Of course, it could be worse: It could be Oklahoma.† About a third of which is no longer part of the state because somebody decided that signed and ratified treaties actually, ya know, mean something.

    † Stationed there for several miserable years.

  9. Snarki, child of Loki says

    Not so sure about old East stuff, but wasn’t Vermont independent for a little while, after fighting their war of independence from the overbearing tyranny of New York?

  10. Erp says

    Note the parents in the school district have no real voice since the state took over in June of this year. It is the eighth largest school district in the country (close on 200,000 students, well over 200 schools). The takeover was apparently on the grounds that one high school was doing badly (the overall district was fine). The state appointed superintendent, Mike Miles, has some big ideas at least for the poor areas of the school district.
    Houston Independent School Board had been notable for deciding that masks during the pandemic were a good idea as was renaming schools named after Confederate figures.
    I strongly suspect the elimination of libraries was in the schools where most of the students have the least access to books and libraries outside school. Long live the prison pipeline.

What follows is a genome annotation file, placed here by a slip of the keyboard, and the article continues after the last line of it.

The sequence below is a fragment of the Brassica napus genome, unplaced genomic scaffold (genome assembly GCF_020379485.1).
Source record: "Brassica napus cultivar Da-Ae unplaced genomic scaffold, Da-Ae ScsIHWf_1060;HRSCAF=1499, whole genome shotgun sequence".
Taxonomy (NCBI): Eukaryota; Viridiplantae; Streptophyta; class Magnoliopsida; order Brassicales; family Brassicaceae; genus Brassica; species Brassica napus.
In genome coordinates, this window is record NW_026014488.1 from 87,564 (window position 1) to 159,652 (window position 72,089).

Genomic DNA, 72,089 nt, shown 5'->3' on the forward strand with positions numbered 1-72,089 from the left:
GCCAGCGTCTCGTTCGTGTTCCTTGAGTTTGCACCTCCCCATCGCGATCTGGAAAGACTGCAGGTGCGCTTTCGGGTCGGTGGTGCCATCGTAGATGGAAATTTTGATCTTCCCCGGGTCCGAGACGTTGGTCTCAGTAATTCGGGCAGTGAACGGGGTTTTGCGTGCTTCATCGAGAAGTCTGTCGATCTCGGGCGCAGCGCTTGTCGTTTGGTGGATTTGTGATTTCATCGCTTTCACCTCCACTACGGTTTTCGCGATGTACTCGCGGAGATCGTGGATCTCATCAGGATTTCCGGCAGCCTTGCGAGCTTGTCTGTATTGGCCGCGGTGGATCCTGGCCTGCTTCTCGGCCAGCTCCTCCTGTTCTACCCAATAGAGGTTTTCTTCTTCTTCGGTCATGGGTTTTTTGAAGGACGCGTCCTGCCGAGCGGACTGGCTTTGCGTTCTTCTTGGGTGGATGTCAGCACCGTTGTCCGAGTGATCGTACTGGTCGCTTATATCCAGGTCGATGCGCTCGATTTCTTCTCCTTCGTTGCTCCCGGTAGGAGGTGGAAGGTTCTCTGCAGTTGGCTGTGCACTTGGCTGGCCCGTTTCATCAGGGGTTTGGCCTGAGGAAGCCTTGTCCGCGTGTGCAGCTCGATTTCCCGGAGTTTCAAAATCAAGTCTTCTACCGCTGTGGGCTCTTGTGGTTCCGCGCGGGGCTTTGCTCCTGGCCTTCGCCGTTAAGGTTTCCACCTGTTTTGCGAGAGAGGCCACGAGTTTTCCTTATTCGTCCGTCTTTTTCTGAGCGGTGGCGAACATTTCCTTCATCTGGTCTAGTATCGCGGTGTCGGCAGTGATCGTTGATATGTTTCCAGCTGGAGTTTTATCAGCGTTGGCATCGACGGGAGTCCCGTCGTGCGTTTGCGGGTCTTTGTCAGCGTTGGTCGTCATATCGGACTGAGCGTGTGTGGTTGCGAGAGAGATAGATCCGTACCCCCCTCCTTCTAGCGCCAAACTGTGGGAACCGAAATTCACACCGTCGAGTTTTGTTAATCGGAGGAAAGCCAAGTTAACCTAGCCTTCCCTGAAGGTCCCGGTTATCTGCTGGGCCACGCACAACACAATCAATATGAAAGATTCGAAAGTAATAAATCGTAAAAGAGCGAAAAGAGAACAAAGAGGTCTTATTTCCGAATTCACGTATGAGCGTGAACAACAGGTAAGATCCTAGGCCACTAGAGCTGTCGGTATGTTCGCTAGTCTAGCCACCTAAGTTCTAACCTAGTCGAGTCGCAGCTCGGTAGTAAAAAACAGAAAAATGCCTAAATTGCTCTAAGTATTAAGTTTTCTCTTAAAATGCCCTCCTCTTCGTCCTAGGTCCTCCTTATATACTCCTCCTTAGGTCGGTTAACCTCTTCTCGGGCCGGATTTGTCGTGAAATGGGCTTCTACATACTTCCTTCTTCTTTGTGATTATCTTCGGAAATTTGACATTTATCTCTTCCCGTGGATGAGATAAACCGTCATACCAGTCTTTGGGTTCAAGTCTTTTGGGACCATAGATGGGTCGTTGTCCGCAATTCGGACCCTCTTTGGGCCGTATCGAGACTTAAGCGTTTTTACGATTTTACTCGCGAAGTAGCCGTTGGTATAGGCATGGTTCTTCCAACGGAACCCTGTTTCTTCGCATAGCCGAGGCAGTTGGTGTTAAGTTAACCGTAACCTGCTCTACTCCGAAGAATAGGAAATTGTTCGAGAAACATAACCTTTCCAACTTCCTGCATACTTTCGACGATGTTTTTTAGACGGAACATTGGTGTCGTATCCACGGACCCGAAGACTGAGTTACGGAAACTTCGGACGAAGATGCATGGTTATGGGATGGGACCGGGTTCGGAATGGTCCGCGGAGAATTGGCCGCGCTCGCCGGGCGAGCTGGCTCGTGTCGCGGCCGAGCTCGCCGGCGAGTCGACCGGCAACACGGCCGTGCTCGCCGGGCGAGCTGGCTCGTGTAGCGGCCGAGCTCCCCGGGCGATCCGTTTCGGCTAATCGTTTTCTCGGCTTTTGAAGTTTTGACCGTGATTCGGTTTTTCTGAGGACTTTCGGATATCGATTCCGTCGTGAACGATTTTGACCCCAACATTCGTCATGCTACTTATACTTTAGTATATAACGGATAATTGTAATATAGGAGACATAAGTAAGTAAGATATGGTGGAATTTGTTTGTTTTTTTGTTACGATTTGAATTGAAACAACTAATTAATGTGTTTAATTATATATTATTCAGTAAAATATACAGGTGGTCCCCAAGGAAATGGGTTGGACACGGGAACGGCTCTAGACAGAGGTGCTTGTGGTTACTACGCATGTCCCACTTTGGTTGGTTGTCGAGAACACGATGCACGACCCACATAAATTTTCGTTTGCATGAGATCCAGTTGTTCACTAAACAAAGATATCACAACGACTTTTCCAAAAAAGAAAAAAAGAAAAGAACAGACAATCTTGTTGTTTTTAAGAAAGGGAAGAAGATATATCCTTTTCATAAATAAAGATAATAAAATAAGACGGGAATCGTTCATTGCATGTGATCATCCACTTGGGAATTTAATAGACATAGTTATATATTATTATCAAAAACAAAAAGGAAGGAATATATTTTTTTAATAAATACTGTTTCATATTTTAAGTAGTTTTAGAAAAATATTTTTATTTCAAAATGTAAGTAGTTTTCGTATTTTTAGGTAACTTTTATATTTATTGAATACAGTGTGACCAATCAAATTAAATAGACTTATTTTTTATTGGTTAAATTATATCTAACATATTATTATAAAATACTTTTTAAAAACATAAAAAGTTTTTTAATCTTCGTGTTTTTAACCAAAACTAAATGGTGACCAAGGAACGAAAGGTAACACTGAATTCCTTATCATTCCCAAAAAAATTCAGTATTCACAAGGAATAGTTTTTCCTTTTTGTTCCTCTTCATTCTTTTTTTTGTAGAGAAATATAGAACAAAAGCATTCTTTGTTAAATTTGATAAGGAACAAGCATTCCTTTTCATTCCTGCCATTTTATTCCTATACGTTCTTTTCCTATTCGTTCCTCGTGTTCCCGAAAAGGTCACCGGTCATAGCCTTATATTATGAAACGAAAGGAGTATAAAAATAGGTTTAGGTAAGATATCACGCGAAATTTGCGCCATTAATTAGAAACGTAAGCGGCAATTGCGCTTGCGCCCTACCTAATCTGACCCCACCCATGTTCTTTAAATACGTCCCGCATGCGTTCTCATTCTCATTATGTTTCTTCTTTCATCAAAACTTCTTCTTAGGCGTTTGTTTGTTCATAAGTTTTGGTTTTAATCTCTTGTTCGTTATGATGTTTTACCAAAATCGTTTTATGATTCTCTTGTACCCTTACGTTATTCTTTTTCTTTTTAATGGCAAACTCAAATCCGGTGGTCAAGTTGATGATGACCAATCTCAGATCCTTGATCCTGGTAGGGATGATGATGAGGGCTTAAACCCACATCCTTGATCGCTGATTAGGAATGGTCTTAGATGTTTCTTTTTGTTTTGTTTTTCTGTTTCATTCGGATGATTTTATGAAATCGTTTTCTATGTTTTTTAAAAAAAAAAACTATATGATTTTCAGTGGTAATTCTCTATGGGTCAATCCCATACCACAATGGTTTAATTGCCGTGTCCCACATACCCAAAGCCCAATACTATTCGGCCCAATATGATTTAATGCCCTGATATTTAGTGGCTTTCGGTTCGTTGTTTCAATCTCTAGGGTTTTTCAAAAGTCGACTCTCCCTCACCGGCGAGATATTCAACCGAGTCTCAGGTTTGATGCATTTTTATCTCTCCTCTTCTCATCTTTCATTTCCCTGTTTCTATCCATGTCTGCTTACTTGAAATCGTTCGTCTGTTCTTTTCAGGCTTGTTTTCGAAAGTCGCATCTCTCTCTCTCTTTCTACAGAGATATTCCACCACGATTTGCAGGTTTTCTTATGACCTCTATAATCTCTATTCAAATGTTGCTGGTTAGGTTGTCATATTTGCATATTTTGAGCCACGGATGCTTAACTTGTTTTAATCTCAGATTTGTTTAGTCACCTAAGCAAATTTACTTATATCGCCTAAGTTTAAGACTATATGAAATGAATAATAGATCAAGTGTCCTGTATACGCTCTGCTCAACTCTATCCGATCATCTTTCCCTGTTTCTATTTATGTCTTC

The state management also plans to hire uncertified teachers since so many regular teachers have resigned (probably a combo of fear of what is coming and burnout from pandemic).

  11. stwriley says

    This is both not quite as bad and much worse than it seems from what PZ has said.

    The not quite as bad part is that this is not all the schools in the district, only the 28 schools that are slated for the new superintendent’s “New Education System” program (as if we didn’t already have an education system.) So most of the district’s schools with libraries will not have them eliminated…yet.